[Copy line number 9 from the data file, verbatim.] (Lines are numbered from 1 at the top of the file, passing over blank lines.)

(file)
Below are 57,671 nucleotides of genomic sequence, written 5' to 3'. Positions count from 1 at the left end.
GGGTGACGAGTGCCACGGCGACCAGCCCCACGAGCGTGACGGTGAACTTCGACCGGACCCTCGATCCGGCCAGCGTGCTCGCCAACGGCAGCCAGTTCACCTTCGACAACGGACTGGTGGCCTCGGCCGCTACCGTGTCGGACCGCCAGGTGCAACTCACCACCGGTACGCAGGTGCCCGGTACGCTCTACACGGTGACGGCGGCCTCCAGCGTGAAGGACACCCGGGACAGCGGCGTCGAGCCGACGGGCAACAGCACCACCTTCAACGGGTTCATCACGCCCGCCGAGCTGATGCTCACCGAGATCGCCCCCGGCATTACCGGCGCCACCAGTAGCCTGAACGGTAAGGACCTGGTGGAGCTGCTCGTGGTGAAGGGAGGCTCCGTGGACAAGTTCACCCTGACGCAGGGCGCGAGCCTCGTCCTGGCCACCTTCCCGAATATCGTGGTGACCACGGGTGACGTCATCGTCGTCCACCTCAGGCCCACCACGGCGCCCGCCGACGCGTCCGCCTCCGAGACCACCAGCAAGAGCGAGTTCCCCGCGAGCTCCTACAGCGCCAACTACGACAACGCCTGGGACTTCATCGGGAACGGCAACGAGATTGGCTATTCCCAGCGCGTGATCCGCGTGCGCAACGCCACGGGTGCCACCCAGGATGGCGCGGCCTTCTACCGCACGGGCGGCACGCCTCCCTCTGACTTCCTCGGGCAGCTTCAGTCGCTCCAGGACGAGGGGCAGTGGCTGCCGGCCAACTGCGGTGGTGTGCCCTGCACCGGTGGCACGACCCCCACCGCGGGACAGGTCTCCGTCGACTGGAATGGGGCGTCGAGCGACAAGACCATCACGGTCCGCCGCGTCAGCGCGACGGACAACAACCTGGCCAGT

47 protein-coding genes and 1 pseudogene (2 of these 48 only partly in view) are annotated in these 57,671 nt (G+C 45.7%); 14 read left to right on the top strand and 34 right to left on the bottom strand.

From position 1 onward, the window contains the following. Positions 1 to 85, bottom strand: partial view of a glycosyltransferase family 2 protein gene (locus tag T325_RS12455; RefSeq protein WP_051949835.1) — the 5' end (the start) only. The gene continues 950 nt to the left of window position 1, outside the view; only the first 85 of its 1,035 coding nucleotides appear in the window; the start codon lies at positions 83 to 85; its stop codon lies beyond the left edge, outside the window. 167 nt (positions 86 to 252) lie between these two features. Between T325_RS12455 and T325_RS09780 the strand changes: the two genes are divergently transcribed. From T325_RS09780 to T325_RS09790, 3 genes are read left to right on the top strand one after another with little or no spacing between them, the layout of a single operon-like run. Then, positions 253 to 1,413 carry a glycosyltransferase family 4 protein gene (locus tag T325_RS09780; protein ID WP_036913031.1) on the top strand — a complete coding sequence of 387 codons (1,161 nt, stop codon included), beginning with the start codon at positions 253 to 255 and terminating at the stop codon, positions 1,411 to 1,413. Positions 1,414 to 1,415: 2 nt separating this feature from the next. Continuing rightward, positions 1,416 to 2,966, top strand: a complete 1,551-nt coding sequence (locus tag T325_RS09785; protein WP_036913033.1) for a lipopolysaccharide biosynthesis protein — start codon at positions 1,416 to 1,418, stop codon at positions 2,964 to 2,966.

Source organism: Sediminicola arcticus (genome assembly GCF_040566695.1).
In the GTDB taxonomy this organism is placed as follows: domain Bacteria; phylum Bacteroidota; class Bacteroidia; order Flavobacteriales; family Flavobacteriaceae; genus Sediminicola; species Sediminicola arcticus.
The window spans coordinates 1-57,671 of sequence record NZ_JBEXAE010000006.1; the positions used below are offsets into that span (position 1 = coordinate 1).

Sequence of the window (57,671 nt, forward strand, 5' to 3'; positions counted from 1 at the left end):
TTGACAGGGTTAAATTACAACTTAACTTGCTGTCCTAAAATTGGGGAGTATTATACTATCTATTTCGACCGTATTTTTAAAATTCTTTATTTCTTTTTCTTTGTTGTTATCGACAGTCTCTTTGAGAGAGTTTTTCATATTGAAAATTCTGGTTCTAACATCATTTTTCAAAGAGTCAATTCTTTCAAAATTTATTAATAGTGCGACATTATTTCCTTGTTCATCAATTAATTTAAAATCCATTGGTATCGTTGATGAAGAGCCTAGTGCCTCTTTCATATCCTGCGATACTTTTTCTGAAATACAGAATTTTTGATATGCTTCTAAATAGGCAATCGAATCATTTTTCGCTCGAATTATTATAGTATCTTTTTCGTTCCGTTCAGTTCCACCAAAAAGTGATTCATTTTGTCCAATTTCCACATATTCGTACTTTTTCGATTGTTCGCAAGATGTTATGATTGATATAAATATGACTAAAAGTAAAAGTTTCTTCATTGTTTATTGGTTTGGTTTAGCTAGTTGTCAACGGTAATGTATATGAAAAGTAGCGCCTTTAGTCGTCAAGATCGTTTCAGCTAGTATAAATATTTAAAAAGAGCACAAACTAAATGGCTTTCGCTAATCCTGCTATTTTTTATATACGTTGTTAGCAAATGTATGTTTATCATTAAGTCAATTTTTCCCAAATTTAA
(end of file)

TTGACAGGGTTAAATTACAACTTAACTTGCTGTCCTAAAATTGGGGAGTATTATACTATCTATTTCGACCGTATTTTTAAAATTCTTTATTTCTTTTTCTTTGTTGTTATCGACAGTCTCTTTGAGAGAGTTTTTCATATTGAAAATTCTGGTTCTAACATCATTTTTCAAAGAGTCAATTCTTTCAAAATTTATTAATAGTGCGACATTATTTCCTTGTTCATCAATTAATTTAAAATCCATTGGTATCGTTGATGAAGAGCCTAGTGCCTCTTTCATATCCTGCGATACTTTTTCTGAAATACAGAATTTTTGATATGCTTCTAAATAGGCAATCGAATCATTTTTCGCTCGAATTATTATAGTATCTTTTTCGTTCCGTTCAGTTCCACCAAAAAGTGATTCATTTTGTCCAATTTCCACATATTCGTACTTTTTCGATTGTTCGCAAGATGTTATGATTGATATAAATATGACTAAAAGTAAAAGTTTCTTCATTGTTTATTGGTTTGGTTTAGCTAGTTGTCAACGGTAATGTATATGAAAAGTAGCGCCTTTAGTCGTCAAGATCGTTTCAGCTAGTATAAATATTTAAAAAGAGCACAAACTAAATGGCTTTCGCTAATCCTGCTATTTTTTATATACGTTGTTAGCAAATGTATGTTTATCATTAAGTCAATTTTTCCCAAATTTAA